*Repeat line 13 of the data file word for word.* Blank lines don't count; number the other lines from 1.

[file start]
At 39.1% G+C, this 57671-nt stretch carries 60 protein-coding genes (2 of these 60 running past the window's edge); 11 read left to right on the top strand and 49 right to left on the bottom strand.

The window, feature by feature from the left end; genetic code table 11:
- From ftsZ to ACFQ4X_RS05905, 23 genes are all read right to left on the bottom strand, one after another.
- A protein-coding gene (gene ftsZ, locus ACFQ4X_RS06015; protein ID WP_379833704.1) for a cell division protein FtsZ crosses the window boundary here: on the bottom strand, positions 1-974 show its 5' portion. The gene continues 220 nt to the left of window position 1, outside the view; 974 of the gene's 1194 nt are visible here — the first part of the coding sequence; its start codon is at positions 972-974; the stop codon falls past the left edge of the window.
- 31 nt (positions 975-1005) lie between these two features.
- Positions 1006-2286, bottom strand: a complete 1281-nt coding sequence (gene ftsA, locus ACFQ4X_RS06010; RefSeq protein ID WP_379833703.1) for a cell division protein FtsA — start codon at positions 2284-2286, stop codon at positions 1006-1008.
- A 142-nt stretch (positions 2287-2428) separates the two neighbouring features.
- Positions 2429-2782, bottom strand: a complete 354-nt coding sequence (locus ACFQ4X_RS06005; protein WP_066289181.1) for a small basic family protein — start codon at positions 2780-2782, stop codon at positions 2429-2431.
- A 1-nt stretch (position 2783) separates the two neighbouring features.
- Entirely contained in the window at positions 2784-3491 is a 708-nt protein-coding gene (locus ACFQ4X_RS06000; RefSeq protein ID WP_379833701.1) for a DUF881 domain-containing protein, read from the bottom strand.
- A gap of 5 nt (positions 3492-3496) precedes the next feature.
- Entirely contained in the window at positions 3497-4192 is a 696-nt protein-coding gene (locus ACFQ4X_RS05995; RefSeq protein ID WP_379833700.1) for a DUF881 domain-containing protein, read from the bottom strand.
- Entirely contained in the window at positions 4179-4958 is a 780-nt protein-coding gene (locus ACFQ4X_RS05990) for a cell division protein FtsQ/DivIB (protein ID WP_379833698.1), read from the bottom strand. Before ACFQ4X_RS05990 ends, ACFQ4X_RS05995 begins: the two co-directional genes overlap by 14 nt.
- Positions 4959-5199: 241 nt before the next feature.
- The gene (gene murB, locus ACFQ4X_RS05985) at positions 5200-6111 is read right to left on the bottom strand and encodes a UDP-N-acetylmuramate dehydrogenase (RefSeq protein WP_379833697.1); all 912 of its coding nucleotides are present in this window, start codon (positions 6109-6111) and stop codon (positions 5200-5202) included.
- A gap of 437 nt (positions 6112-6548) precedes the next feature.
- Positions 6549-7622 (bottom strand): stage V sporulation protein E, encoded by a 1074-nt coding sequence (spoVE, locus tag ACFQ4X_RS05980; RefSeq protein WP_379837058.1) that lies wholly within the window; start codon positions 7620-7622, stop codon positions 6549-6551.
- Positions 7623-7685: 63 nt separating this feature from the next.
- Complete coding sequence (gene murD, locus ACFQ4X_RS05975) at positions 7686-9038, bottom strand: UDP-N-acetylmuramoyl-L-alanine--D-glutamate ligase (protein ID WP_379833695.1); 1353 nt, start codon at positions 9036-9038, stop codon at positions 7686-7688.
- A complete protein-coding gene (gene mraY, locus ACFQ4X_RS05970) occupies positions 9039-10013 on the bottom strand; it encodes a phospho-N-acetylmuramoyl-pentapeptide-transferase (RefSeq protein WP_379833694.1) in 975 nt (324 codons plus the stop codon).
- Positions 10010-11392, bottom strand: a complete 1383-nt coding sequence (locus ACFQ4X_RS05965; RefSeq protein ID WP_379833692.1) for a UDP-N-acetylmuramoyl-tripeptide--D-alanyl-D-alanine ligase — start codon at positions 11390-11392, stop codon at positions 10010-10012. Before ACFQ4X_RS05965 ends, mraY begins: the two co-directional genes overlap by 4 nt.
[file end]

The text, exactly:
- Entirely contained in the window at positions 4179-4958 is a 780-nt protein-coding gene (locus ACFQ4X_RS05990) for a cell division protein FtsQ/DivIB (protein ID WP_379833698.1), read from the bottom strand. Before ACFQ4X_RS05990 ends, ACFQ4X_RS05995 begins: the two co-directional genes overlap by 14 nt.